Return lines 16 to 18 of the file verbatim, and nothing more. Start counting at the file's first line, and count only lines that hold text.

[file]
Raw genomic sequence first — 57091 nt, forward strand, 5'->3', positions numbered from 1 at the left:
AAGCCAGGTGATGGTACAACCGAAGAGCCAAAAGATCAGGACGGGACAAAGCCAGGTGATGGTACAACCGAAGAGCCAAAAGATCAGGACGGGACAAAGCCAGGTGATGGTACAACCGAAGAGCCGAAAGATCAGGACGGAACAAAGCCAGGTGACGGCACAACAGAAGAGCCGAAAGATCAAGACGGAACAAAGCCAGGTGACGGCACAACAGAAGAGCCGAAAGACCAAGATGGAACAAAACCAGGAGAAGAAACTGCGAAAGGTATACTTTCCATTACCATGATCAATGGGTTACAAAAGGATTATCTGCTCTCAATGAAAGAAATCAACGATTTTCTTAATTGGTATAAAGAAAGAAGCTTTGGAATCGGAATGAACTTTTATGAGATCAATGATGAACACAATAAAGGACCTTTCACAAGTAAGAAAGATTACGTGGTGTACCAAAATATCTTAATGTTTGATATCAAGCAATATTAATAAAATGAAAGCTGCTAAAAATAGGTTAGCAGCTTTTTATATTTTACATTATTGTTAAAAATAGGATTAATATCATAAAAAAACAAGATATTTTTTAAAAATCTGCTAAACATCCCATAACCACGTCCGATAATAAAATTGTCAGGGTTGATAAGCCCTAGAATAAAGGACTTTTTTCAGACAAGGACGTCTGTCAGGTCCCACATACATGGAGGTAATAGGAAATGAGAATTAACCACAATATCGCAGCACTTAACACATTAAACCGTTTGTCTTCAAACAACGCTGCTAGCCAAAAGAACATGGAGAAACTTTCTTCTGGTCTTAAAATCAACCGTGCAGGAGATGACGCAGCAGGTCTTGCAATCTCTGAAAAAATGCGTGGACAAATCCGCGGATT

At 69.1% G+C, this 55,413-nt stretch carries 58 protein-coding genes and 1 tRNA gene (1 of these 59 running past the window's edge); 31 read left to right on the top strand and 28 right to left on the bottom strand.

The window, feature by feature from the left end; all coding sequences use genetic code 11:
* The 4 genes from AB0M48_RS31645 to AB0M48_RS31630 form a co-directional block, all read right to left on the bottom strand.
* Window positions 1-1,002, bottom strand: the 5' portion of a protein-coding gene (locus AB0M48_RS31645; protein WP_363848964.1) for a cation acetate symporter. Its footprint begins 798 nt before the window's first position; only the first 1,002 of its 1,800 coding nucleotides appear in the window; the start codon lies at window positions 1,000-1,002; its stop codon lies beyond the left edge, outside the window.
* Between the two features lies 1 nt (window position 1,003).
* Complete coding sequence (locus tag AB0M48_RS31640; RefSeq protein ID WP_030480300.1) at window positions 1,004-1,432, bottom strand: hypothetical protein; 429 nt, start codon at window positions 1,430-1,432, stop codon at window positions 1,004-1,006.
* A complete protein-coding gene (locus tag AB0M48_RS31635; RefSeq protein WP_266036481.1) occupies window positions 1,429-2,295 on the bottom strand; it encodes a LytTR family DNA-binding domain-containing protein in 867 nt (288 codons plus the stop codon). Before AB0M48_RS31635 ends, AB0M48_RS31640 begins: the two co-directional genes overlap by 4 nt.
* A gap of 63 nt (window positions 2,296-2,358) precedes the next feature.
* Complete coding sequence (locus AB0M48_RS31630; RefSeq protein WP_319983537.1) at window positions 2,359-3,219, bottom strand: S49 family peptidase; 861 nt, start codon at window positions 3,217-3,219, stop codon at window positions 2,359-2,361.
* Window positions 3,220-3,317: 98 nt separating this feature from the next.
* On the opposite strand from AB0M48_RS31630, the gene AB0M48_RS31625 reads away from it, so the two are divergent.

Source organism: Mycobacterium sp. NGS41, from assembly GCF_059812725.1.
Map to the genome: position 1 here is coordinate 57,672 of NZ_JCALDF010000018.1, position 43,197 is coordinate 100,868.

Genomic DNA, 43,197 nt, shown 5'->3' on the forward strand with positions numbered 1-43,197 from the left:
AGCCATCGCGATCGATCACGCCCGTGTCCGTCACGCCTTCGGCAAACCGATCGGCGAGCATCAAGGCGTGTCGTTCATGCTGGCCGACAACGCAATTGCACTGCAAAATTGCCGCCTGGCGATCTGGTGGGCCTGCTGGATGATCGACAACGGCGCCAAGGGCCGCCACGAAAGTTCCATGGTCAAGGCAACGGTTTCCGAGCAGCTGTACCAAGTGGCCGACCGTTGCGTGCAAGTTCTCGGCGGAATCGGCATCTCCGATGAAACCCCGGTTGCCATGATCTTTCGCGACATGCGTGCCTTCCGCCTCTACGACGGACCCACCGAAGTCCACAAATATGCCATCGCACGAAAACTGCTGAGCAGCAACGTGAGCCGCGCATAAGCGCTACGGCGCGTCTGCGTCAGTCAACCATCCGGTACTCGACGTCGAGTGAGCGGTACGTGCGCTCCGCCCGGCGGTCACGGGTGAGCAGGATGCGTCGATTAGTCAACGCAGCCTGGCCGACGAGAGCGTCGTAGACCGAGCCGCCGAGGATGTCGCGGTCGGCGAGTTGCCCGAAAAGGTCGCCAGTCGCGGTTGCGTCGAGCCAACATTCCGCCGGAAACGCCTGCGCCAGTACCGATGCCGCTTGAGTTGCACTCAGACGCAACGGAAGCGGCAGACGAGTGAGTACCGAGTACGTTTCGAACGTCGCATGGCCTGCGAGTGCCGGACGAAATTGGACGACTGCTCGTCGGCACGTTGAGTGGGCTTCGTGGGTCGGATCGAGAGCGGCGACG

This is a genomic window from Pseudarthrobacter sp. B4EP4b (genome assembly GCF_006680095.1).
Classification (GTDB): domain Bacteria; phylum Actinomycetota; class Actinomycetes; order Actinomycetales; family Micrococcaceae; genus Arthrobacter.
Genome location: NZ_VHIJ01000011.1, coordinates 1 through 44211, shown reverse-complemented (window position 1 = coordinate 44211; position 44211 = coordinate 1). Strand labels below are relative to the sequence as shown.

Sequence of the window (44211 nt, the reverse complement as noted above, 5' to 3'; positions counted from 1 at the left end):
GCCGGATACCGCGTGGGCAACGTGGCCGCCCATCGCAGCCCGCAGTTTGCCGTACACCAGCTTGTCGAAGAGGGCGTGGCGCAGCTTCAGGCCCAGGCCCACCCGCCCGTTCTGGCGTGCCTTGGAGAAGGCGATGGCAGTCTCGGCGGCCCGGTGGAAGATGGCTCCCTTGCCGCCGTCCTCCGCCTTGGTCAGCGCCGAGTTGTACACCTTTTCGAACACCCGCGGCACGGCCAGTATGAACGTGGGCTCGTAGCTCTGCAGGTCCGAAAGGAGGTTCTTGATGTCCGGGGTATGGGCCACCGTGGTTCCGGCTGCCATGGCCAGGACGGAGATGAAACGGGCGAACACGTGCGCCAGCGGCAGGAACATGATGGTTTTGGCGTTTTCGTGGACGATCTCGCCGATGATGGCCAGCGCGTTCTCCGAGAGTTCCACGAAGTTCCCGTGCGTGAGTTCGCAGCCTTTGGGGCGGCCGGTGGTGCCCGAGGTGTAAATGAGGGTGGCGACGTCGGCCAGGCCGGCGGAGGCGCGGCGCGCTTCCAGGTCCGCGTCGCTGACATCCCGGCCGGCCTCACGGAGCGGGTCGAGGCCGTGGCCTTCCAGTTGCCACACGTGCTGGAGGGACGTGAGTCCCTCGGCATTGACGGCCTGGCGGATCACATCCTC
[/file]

Genomic DNA, 43,197 nt, shown 5'->3' on the forward strand with positions numbered 1-43,197 from the left:
AGCCATCGCGATCGATCACGCCCGTGTCCGTCACGCCTTCGGCAAACCGATCGGCGAGCATCAAGGCGTGTCGTTCATGCTGGCCGACAACGCAATTGCACTGCAAAATTGCCGCCTGGCGATCTGGTGGGCCTGCTGGATGATCGACAACGGCGCCAAGGGCCGCCACGAAAGTTCCATGGTCAAGGCAACGGTTTCCGAGCAGCTGTACCAAGTGGCCGACCGTTGCGTGCAAGTTCTCGGCGGAATCGGCATCTCCGATGAAACCCCGGTTGCCATGATCTTTCGCGACATGCGTGCCTTCCGCCTCTACGACGGACCCACCGAAGTCCACAAATATGCCATCGCACGAAAACTGCTGAGCAGCAACGTGAGCCGCGCATAAGCGCTACGGCGCGTCTGCGTCAGTCAACCATCCGGTACTCGACGTCGAGTGAGCGGTACGTGCGCTCCGCCCGGCGGTCACGGGTGAGCAGGATGCGTCGATTAGTCAACGCAGCCTGGCCGACGAGAGCGTCGTAGACCGAGCCGCCGAGGATGTCGCGGTCGGCGAGTTGCCCGAAAAGGTCGCCAGTCGCGGTTGCGTCGAGCCAACATTCCGCCGGAAACGCCTGCGCCAGTACCGATGCCGCTTGAGTTGCACTCAGACGCAACGGAAGCGGCAGACGAGTGAGTACCGAGTACGTTTCGAACGTCGCATGGCCTGCGAGTGCCGGACGAAATTGGACGACTGCTCGTCGGCACGTTGAGTGGGCTTCGTGGGTCGGATCGAGAGCGGCGACG

This is a genomic window from Pseudarthrobacter sp. B4EP4b (genome assembly GCF_006680095.1).